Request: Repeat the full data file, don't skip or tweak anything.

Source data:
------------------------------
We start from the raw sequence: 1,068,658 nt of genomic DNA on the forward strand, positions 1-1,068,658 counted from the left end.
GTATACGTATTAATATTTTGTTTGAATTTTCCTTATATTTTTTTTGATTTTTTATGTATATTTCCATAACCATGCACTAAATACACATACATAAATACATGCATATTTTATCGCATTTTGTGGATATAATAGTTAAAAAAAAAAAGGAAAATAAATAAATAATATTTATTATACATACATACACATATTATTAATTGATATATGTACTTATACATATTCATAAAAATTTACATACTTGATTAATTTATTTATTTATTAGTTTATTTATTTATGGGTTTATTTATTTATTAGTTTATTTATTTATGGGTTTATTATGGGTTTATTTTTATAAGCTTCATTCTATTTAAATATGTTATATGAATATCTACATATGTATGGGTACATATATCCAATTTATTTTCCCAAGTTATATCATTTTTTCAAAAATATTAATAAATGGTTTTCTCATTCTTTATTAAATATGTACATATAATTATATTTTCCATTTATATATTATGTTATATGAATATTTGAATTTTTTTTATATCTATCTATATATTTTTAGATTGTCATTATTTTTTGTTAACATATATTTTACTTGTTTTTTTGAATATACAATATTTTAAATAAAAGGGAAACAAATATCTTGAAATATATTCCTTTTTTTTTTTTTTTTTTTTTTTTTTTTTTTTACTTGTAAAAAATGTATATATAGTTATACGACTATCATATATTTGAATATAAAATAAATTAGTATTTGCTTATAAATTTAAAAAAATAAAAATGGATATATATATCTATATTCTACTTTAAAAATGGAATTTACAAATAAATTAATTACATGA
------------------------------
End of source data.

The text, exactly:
We start from the raw sequence: 1,068,658 nt of genomic DNA on the forward strand, positions 1-1,068,658 counted from the left end.
GTATACGTATTAATATTTTGTTTGAATTTTCCTTATATTTTTTTTGATTTTTTATGTATATTTCCATAACCATGCACTAAATACACATACATAAATACATGCATATTTTATCGCATTTTGTGGATATAATAGTTAAAAAAAAAAAGGAAAATAAATAAATAATATTTATTATACATACATACACATATTATTAATTGATATATGTACTTATACATATTCATAAAAATTTACATACTTGATTAATTTATTTATTTATTAGTTTATTTATTTATGGGTTTATTTATTTATTAGTTTATTTATTTATGGGTTTATTATGGGTTTATTTTTATAAGCTTCATTCTATTTAAATATGTTATATGAATATCTACATATGTATGGGTACATATATCCAATTTATTTTCCCAAGTTATATCATTTTTTCAAAAATATTAATAAATGGTTTTCTCATTCTTTATTAAATATGTACATATAATTATATTTTCCATTTATATATTATGTTATATGAATATTTGAATTTTTTTTATATCTATCTATATATTTTTAGATTGTCATTATTTTTTGTTAACATATATTTTACTTGTTTTTTTGAATATACAATATTTTAAATAAAAGGGAAACAAATATCTTGAAATATATTCCTTTTTTTTTTTTTTTTTTTTTTTTTTTTTTTTACTTGTAAAAAATGTATATATAGTTATACGACTATCATATATTTGAATATAAAATAAATTAGTATTTGCTTATAAATTTAAAAAAATAAAAATGGATATATATATCTATATTCTACTTTAAAAATGGAATTTACAAATAAATTAATTACATGA